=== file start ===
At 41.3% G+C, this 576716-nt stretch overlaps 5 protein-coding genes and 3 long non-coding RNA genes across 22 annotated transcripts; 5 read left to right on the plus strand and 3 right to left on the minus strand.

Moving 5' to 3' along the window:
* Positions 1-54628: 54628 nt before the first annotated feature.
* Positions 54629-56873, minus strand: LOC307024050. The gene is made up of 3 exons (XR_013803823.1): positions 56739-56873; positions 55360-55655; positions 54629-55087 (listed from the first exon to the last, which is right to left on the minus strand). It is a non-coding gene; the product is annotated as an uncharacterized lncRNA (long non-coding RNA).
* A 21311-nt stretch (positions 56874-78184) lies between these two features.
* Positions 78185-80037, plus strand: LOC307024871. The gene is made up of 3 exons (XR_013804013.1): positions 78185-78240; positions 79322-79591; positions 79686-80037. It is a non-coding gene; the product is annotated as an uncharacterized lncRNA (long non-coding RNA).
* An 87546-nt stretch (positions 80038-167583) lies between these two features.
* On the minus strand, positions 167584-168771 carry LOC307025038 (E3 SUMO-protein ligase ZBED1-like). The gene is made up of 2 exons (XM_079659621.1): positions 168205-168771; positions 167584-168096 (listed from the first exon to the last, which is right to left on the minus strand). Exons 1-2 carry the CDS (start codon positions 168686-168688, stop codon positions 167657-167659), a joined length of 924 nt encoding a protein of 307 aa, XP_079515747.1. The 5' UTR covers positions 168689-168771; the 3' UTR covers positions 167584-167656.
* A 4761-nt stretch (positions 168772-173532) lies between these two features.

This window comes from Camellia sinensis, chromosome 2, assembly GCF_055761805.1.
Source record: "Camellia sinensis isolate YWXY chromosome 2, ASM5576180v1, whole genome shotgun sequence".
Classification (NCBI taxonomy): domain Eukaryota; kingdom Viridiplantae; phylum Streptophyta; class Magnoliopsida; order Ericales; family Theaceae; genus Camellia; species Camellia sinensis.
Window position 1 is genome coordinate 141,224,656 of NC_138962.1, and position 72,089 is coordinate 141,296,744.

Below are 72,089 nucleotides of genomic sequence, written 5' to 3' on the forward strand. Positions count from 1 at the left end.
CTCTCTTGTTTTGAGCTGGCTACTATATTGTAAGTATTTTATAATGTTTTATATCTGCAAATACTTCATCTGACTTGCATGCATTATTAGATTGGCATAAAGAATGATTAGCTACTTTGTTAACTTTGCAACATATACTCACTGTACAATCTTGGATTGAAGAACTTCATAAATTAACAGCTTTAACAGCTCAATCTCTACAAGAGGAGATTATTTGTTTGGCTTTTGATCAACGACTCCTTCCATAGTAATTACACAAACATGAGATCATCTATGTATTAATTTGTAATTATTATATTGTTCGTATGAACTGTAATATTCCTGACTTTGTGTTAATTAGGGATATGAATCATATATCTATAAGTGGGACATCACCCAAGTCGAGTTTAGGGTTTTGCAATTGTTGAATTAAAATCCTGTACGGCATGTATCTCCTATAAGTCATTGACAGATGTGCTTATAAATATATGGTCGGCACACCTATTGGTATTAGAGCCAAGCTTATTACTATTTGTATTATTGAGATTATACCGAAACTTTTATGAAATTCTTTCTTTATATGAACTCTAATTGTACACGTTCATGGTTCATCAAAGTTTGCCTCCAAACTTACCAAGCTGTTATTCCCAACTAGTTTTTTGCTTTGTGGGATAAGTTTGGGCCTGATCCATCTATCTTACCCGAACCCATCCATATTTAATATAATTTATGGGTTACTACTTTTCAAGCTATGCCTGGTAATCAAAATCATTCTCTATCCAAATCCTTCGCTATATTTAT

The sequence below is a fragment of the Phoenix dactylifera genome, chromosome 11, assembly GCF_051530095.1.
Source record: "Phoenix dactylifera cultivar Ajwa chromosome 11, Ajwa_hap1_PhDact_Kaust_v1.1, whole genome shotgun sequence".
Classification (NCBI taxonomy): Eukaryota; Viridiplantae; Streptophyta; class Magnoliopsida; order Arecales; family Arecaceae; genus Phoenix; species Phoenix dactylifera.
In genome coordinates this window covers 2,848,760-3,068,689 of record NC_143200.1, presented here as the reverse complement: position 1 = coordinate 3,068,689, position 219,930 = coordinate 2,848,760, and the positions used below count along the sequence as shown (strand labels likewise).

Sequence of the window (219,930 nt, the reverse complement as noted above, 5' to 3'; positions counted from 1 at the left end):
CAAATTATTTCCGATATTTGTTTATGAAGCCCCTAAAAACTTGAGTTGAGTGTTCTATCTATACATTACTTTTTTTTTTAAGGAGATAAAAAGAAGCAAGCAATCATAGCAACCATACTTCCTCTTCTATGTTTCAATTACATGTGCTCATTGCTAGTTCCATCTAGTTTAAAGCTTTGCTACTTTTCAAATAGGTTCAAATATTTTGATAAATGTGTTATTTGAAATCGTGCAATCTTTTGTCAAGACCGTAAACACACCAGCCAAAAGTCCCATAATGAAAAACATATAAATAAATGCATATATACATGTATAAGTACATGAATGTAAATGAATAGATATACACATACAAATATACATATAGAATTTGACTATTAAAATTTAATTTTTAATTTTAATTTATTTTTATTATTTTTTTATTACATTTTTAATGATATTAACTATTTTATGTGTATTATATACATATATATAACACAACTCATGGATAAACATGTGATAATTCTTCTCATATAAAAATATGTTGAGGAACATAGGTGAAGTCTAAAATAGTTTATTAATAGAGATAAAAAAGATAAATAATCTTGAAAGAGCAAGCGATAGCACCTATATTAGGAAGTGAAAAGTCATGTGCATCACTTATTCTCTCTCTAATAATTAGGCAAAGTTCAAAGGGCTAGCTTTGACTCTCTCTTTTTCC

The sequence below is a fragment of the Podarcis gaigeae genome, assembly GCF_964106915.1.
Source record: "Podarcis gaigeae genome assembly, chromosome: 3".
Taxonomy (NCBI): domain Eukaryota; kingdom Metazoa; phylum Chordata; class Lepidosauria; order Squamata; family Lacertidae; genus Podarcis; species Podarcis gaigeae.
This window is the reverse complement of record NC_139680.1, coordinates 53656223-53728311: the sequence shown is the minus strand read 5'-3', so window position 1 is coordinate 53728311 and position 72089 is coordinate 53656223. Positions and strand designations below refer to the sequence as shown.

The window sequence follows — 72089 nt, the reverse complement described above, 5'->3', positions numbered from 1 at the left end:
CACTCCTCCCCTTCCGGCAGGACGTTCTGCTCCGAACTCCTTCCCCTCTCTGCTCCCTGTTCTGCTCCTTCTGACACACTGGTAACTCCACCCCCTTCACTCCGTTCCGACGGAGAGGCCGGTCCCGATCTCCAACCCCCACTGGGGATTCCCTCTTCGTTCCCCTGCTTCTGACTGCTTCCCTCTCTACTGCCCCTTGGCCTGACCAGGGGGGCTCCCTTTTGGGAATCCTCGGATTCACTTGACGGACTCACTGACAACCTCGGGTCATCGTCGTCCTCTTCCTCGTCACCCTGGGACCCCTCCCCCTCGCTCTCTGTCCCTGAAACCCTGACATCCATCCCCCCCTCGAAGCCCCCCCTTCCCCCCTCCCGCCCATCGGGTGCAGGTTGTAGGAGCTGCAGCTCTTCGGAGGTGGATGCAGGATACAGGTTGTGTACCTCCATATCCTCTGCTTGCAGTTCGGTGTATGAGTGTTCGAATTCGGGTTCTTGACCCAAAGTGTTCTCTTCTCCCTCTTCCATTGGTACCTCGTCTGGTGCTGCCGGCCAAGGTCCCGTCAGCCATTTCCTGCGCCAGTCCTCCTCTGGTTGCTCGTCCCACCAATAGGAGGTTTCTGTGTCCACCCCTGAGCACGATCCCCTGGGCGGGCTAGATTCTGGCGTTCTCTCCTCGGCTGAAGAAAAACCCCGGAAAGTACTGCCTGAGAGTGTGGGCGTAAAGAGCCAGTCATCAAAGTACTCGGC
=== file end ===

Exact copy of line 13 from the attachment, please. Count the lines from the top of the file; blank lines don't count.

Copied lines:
Window position 1 is genome coordinate 141,224,656 of NC_138962.1, and position 72,089 is coordinate 141,296,744.